What causes sea sickness


What causes sea sicknessIn walking on any deck of a ship at sea, inasmuch as the plane of such deck is constantly changing its relation to the vertical, no step can be taken simply by a repetition of the adjustment for preceding step. It is as if going up or down stairs, the steps of which are no two alike in height. The labor of new adjustments probably taxes the mind and tends to fatigue. Even then no adjustment seems adequate, for by the time the foot reaches the point to which the adjustment was made to carry it, that point of the deck has changed position. The consequence is a series of shocks, such as have been designated on a preceding page by the more general term violence.

Again, it is our constitutional habit to maintain a certain relation, when standing or sitting, between our long axis and the vertical; and it is contrary to our habitual expectation that any objective force interfere with such relation. But as at every instant the lines of the ship's deck change in respect of the vertical, we are with every such change thrown out of relation to the vertical, and suffer a disturbance of our muscular adjustment and slight shock. At every moment we readjust, and are as often thrown out of adjustment. This being contrary to an habitual expectation, there results a disappointment from every such disturbance; and it is the accumulated sum of the effects of the separate shocks that constitutes the illness attending such experience. So far I have considered only the effect, on the new passenger, of the changes of position of ships' decks in respect of the vertical.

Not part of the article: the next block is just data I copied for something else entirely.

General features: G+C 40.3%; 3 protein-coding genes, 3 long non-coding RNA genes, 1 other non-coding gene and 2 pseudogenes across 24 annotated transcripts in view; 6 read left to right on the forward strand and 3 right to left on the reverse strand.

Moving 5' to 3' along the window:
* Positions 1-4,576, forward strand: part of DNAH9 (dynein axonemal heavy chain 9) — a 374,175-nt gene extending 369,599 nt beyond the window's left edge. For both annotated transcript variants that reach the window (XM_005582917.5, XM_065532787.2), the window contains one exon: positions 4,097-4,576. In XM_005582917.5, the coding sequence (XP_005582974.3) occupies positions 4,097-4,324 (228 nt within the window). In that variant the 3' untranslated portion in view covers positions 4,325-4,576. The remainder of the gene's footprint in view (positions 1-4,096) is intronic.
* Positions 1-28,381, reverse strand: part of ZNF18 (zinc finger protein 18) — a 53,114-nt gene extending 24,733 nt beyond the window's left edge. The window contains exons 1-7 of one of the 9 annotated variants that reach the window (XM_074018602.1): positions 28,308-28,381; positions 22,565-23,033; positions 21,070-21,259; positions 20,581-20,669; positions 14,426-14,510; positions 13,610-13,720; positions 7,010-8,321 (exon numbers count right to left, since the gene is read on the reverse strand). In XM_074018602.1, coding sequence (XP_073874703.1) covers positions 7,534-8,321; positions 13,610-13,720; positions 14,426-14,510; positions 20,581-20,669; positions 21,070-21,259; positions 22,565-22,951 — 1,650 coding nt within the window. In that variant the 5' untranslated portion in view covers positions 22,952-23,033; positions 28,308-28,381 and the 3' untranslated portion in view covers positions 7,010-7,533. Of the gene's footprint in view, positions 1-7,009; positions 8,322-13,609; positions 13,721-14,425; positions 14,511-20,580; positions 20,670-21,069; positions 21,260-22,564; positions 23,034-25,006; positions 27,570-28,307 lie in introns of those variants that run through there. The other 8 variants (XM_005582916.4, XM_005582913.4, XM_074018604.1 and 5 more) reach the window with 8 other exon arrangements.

While the complex cause of sea-sickness embraces several lesser factors, the chief one is motion. The motions that make us sick are a class that are distinguished very clearly from those that do not make us sick. I have arranged all motions to which the body can be subjected into three classes. It has not been necessary to make the class distinctions, but only to define them as they occur in nature. There is in this classification, therefore, nothing arbitrary. A movement may be active or passive in respect of mind as certainly as it is so in respect of body. My classification is based on this fact, and accordingly

Motions of class first are active mentally and active bodily;

Motions of class second are active mentally and passive bodily;

Motions of class third are passive mentally and passive bodily.


In class first both the mental determination to move and the motive power are subjective. A typical example is walking on a level or up hill. In class second there is either a subjective determination to move or a consent to the movement, but the motive power is objective. A type of class second is a ride on a horse, whose motions are well known and therefore comprehended by the rider. Any passive motion to which the body is. adjusted by nervous effort, volitionally and consciously, or automatically and unconsciously, belongs to class second. In class third both the determining cause and the motive power are objective. As typical of this class we may take any case in which a person is subjected to heterogeneous passive motion, no detail of which he is aware of nor understands beforehand, to which, on this account, he is utterly unable to adjust himself.